I also ask that my reps or my managers submit an agenda every week for the one-on-one beforehand, so I can review that as well. I want my direct reports to put thought into our weekly one-on-one agenda so we’re not just sitting in a room with each other asking about the weekend. We can really hit the ground running.
There are three parts to how I structure one-on-ones, the first part being really framing the career progression that they’re working towards. How are we tracking towards your career goals, both short term and long term? The second part would be really drilling down into the performance. That’s really what drives career progression, so that’s really important. Then, the third part’s really drilling down into the metrics which in turn drives performance like net promoter score, customer satisfaction, activity level, pipeline created, coaching moments, things like that.
In my time at Lending Club and Apple, I worked with a younger group of sales reps. They haven’t yet seen what outstanding looks like, how promotions happen, what being a great leader means. It’s really important to consistently communicate to them the point of doing all these repetitive tasks. It has to go beyond just starting at the bottom and paying one’s dues. I try and make one one-on-one a month really focused on career goals.
It’s important to come prepared with a great agenda, and to get the team to contribute to the agenda. When it’s just me trying to create an agenda myself, A, it’s a heck of a lot more work for me to come up with all the ideas and B, the engagement levels aren’t as high as when the agenda is created by the team.
I’ve had a lot of success in people teaching specific subject matters to employees in these meetings where not only are they learning on a deeper level but having to teach it out to others but they’re educating others, their peers, maybe in a more effective manner than coming from their boss.
I also like to do ice breaker questions to get everyone involved in opening oneself up, contributing, smiling, laughing and bonding with their teammates. Some of the things I used to ask is like, if you can have a superpower, what would it be and why, what’s your favorite childhood television show and why, goofy, off-the-cuff questions like that. Just to start the meeting out with people smiling and contributing and laughing opens the room up and gets people a little bit more awake, particularly if you have a morning meeting.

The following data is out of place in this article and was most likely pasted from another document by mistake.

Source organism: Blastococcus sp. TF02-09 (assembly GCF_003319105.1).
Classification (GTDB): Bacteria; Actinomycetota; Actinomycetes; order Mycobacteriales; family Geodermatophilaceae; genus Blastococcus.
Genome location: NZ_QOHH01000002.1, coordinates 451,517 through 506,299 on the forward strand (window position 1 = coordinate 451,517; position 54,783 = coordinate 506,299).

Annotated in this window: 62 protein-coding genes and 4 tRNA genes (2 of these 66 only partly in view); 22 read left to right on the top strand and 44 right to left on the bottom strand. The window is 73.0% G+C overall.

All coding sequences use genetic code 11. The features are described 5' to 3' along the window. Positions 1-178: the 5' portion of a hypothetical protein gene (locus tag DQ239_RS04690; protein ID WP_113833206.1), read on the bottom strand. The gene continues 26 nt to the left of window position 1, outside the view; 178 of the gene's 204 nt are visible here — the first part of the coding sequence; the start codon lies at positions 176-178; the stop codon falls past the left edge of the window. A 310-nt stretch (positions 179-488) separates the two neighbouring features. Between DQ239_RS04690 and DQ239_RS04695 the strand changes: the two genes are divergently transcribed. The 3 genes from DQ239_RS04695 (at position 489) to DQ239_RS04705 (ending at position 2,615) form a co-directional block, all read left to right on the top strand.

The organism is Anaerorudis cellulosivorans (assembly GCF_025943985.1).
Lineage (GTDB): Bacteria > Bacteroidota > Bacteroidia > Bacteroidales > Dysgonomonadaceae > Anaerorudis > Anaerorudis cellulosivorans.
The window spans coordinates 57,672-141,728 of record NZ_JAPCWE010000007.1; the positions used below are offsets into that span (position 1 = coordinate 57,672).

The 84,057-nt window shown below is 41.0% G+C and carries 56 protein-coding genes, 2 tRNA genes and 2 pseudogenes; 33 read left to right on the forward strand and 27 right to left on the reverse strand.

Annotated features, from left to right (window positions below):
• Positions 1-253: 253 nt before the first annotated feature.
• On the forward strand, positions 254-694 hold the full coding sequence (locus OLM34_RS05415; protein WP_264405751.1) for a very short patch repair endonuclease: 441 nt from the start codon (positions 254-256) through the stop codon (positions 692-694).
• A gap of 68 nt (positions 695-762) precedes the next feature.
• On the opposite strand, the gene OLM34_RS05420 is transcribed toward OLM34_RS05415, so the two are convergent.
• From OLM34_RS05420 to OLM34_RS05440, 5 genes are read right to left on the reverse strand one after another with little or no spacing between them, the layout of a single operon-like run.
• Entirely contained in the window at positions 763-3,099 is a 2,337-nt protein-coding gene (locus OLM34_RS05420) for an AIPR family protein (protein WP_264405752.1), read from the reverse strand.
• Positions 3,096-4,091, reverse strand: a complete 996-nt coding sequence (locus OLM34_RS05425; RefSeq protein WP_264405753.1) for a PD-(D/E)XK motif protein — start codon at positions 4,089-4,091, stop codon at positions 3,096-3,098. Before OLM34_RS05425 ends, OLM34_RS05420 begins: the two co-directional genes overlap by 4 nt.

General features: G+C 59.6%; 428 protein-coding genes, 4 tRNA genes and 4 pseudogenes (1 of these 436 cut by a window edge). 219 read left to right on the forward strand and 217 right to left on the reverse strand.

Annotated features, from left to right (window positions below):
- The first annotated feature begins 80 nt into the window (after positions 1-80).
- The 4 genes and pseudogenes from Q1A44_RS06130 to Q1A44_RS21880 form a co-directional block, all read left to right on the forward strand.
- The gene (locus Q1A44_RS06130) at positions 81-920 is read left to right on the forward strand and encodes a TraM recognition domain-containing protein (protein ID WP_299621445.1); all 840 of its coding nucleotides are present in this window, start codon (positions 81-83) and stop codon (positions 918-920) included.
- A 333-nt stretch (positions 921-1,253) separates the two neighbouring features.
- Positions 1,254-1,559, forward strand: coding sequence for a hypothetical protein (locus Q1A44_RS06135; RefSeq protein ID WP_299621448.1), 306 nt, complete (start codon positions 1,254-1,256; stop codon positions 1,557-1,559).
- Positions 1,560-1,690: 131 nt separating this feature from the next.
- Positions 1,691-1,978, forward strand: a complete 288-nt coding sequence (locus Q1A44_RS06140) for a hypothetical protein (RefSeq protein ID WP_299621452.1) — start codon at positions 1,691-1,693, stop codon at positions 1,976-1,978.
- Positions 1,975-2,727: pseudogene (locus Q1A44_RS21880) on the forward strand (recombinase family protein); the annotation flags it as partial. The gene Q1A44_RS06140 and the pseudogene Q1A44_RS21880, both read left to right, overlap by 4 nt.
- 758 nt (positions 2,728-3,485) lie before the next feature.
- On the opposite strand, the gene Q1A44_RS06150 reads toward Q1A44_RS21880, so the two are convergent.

I like to show what greatness is also with a sales call of the week, chosen by the leadership team or by rep submission. It recognizes that person that had a great call but more importantly, it shows the team, specifically younger sales reps, what greatness is and that even greatness still has areas for improvement.
Often in our team meetings, we will review a great article that I came across during the week. We’ll break down that article. What can we learn? I’m a big fan of playing podcasts on specific topics that are applicable to the group, to really teach your employees how to become better people in life. Some of those podcasts like Lewis Howes has a podcast called The School of Greatness or there’s a podcast called The Charged Life with Brendon Burchard. It’s really fun and effective to play 10 minutes of a podcast and then break it down and talk as a team about what we learned.
I’ve also been known to mix it up. We did book clubs. We’ll take a book every quarter and we’ll review each chapter weekly for about 10 or 15 minutes as part of our team meeting. That’s where everyone’s reviewing and contributing and sharing their personal learns. We’ve even done crazy stuff like meditation training in team meetings to talk about stress reduction, focus, topics like acceptance, gratitude and appreciation, generosity, patience, happiness. We’ve also had success in bringing different people in from all over the company once a month for 15 or 20 minutes to explain what they view, what their group does, how they grew their career into what it did, any life advice they may have in some open Q&A time. The team appreciates bringing in different people from all over the company to learn more about other groups.